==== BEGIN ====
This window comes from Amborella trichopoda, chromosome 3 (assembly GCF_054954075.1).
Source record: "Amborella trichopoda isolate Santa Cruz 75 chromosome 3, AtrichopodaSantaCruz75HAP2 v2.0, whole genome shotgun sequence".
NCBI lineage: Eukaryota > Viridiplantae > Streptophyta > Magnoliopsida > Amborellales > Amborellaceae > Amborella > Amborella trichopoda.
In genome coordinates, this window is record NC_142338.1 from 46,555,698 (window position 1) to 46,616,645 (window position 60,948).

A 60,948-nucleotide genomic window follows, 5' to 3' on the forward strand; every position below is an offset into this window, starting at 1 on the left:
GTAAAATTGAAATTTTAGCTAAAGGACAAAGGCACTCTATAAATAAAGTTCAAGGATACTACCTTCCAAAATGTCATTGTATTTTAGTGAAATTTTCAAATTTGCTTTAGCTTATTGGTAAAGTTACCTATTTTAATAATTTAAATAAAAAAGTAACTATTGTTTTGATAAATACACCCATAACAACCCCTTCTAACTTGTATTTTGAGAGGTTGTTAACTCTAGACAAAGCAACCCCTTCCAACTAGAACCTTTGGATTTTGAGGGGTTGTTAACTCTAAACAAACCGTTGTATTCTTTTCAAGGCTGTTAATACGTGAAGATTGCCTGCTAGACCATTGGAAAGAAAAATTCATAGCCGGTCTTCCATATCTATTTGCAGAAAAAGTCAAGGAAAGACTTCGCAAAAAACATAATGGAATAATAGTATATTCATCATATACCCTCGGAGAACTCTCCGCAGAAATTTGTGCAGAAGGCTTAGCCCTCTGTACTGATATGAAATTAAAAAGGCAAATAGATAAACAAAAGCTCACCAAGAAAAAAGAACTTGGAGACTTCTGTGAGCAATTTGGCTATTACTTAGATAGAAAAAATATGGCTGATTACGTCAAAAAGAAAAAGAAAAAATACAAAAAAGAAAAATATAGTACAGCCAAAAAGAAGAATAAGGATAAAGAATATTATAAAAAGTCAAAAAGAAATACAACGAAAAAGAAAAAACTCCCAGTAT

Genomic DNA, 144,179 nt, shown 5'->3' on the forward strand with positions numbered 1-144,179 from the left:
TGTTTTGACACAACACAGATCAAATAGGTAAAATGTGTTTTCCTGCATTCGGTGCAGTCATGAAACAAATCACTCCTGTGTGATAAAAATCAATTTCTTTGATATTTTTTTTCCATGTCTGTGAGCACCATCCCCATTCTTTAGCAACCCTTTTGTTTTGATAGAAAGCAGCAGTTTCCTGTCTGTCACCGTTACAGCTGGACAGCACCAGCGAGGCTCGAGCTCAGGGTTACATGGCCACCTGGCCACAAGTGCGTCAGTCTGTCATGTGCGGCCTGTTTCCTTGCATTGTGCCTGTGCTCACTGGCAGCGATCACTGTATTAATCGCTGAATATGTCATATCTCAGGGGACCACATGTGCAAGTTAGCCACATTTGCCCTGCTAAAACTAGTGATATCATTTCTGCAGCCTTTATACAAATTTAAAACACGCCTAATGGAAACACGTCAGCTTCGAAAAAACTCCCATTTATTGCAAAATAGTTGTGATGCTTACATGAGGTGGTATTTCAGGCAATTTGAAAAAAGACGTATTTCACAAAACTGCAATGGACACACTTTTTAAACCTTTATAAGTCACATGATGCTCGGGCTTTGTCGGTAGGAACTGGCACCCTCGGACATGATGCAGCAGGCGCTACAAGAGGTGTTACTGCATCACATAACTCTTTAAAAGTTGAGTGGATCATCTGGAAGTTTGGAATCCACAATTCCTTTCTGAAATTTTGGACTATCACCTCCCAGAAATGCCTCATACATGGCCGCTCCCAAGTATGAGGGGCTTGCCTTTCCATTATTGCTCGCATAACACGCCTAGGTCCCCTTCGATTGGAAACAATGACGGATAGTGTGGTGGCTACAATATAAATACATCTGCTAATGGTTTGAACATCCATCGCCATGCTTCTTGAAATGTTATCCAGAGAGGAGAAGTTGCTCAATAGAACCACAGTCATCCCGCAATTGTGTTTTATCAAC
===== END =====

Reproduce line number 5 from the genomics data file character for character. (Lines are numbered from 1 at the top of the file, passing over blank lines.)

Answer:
A 60,948-nucleotide genomic window follows, 5' to 3' on the forward strand; every position below is an offset into this window, starting at 1 on the left: